- Avoid “pushing through” your pain. Take it as a sign that you need professional assessment and management before it becomes worse.
- Avoid taking long strides when you are walking and instead, take shorter steps.
- Try not to walk too far. Although it is good for you overall, walking can exacerbate pelvic instability.
- Rest when you can.
- Investigate you options of wearing a support garment or belt which will decrease your sacroiliac joint movement. You may even need to wear this to bed as long as it isn’t too tight.
- Avoid sitting down with crossed legs.
- Engage your pelvic floor muscles before you cough, sneeze or laugh.
- Sit on chairs which have a back rather than stools and use a cushion to support your lower back.
- The discomfort can be made worse by straddling positions such as with bike riding or intercourse. This tends to open up the sacroiliac joint even further.
- Sleep on your side with pillows to support your upper leg and tummy.
- Avoid doing exercises which involve bouncing up and down on one leg or foot.
- When you are getting up out of bed, keep your knees together.
- Sit down to put on underpants, trousers and when doing up your shoes.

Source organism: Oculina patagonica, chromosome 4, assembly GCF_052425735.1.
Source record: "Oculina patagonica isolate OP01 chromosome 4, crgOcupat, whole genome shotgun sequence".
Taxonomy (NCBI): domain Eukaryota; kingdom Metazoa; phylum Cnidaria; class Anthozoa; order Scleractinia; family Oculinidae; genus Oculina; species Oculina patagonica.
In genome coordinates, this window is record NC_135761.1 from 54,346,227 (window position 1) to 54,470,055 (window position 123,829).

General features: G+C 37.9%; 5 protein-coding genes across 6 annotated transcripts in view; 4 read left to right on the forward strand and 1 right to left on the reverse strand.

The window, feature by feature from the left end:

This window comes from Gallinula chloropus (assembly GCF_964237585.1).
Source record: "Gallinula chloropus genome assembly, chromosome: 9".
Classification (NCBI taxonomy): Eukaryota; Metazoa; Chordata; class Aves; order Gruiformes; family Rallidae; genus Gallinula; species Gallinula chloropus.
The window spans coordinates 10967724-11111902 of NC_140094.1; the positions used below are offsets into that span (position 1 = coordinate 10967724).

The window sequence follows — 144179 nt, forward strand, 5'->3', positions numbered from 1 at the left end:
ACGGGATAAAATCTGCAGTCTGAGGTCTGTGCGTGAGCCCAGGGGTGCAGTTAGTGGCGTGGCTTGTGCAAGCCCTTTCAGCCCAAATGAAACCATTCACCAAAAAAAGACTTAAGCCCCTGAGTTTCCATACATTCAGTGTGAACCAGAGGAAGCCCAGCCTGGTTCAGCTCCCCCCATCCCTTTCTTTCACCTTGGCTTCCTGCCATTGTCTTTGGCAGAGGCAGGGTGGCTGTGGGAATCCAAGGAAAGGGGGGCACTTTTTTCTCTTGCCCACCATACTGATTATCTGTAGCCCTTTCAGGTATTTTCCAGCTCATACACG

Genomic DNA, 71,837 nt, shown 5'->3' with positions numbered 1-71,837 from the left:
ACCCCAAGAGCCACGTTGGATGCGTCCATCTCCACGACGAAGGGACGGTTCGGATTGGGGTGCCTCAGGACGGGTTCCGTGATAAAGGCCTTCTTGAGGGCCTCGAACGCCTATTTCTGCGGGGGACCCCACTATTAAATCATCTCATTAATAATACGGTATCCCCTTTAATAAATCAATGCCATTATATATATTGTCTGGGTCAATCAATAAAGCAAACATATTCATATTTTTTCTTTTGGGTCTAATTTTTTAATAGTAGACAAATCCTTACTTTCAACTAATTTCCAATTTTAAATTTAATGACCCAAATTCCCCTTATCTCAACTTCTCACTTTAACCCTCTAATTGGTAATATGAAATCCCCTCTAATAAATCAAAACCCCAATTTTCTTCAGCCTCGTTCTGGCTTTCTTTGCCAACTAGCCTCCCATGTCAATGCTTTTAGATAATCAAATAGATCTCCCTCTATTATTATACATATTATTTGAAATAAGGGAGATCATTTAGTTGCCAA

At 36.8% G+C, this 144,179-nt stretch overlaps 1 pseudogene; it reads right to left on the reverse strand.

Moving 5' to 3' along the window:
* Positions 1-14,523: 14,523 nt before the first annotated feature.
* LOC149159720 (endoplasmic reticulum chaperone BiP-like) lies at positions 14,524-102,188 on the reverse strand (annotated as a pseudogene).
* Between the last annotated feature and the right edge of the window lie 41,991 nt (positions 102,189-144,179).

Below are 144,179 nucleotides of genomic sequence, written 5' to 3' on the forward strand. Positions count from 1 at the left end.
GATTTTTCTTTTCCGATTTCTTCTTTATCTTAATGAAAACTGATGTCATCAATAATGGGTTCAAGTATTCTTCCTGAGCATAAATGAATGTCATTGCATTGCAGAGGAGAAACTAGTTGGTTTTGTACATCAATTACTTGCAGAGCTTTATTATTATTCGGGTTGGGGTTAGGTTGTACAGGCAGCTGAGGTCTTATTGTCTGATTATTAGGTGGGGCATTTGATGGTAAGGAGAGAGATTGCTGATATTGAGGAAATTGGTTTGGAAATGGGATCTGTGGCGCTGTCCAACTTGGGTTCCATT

- Avoid wearing high heeled shoes and instead, wear ones which have a low heel and some arch support.
- You may need to consider using crutches or a wheelchair if needing to walk long distances.
- Speak with your physiotherapist about trigger points where you can massage to release tension and tight muscles.
What else can I do about pelvic girdle pain?
Belly bands can help with pelvic support and help to break the pain cycle. However, there’s no evidence that they are effective during pregnancy. The actual cause for the pain needs to be identified and then effectively managed and treated.
- It is important to be individually assessed as there is no one consistent set of messages which apply to all women with pelvic girdle pain.
- Pelvic floor muscle releases and an increase in pelvic floor awareness.
- For some women acupuncture can be very effective in relieving pain.
- A support garment such as a sacroiliac belt may help to relieve discomfort.
- Relaxation exercises can be very helpful.
- Water based exercises, acupuncture and targeted physiotherapy – preferably by a women’s health physiotherapist or one who specialises in pelvic floor dysfunction.
- A gentle exercise programme such as swimming can help to reduce symptoms. Being fully supported by the water helps to alleviate symptoms as well.
- You may benefit from taking analgesics and/or anti inflammatory medication, however speak with your maternity care provider first. Some medications are contraindicated during pregnancy (and lactation) even though this may not be clear on the labelling.
- Daily programmes of exercises which include gentle stretching and strengthening regimes can be provided by a physiotherapist. Look for one who has specialised training and expertise in women’s health and/or pregnancy.
Check Hold it Mama The Pelvic Floor & Core Handbook for Pregnancy Birth & Beyond. By Mary O’Dwyer RedSok Publishing.